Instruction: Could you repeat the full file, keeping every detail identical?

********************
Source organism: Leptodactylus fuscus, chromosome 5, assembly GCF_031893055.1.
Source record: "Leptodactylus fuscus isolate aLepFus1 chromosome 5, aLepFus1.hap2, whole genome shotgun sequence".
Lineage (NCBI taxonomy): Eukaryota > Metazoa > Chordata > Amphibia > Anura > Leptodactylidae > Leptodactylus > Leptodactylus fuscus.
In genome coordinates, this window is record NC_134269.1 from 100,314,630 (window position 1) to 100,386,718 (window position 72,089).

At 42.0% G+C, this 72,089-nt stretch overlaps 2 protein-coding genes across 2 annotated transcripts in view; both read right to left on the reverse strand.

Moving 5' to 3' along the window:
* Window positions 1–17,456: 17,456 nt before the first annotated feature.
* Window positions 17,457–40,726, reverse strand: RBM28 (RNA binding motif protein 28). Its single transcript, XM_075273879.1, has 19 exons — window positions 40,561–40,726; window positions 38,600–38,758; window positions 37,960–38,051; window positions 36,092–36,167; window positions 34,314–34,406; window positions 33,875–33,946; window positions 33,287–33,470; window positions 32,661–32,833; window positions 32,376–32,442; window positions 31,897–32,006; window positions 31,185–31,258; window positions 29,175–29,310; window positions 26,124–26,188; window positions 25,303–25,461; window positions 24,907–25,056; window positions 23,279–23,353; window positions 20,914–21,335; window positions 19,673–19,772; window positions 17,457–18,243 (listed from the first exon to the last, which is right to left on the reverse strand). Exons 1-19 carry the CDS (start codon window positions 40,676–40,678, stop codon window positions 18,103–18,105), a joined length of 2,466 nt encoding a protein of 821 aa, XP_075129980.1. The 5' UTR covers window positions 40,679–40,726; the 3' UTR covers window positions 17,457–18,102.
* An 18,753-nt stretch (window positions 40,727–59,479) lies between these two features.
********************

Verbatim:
Source organism: Leptodactylus fuscus, chromosome 5, assembly GCF_031893055.1.
Source record: "Leptodactylus fuscus isolate aLepFus1 chromosome 5, aLepFus1.hap2, whole genome shotgun sequence".
Lineage (NCBI taxonomy): Eukaryota > Metazoa > Chordata > Amphibia > Anura > Leptodactylidae > Leptodactylus > Leptodactylus fuscus.
In genome coordinates, this window is record NC_134269.1 from 100,314,630 (window position 1) to 100,386,718 (window position 72,089).

At 42.0% G+C, this 72,089-nt stretch overlaps 2 protein-coding genes across 2 annotated transcripts in view; both read right to left on the reverse strand.

Moving 5' to 3' along the window:
* Window positions 1–17,456: 17,456 nt before the first annotated feature.
* Window positions 17,457–40,726, reverse strand: RBM28 (RNA binding motif protein 28). Its single transcript, XM_075273879.1, has 19 exons — window positions 40,561–40,726; window positions 38,600–38,758; window positions 37,960–38,051; window positions 36,092–36,167; window positions 34,314–34,406; window positions 33,875–33,946; window positions 33,287–33,470; window positions 32,661–32,833; window positions 32,376–32,442; window positions 31,897–32,006; window positions 31,185–31,258; window positions 29,175–29,310; window positions 26,124–26,188; window positions 25,303–25,461; window positions 24,907–25,056; window positions 23,279–23,353; window positions 20,914–21,335; window positions 19,673–19,772; window positions 17,457–18,243 (listed from the first exon to the last, which is right to left on the reverse strand). Exons 1-19 carry the CDS (start codon window positions 40,676–40,678, stop codon window positions 18,103–18,105), a joined length of 2,466 nt encoding a protein of 821 aa, XP_075129980.1. The 5' UTR covers window positions 40,679–40,726; the 3' UTR covers window positions 17,457–18,102.
* An 18,753-nt stretch (window positions 40,727–59,479) lies between these two features.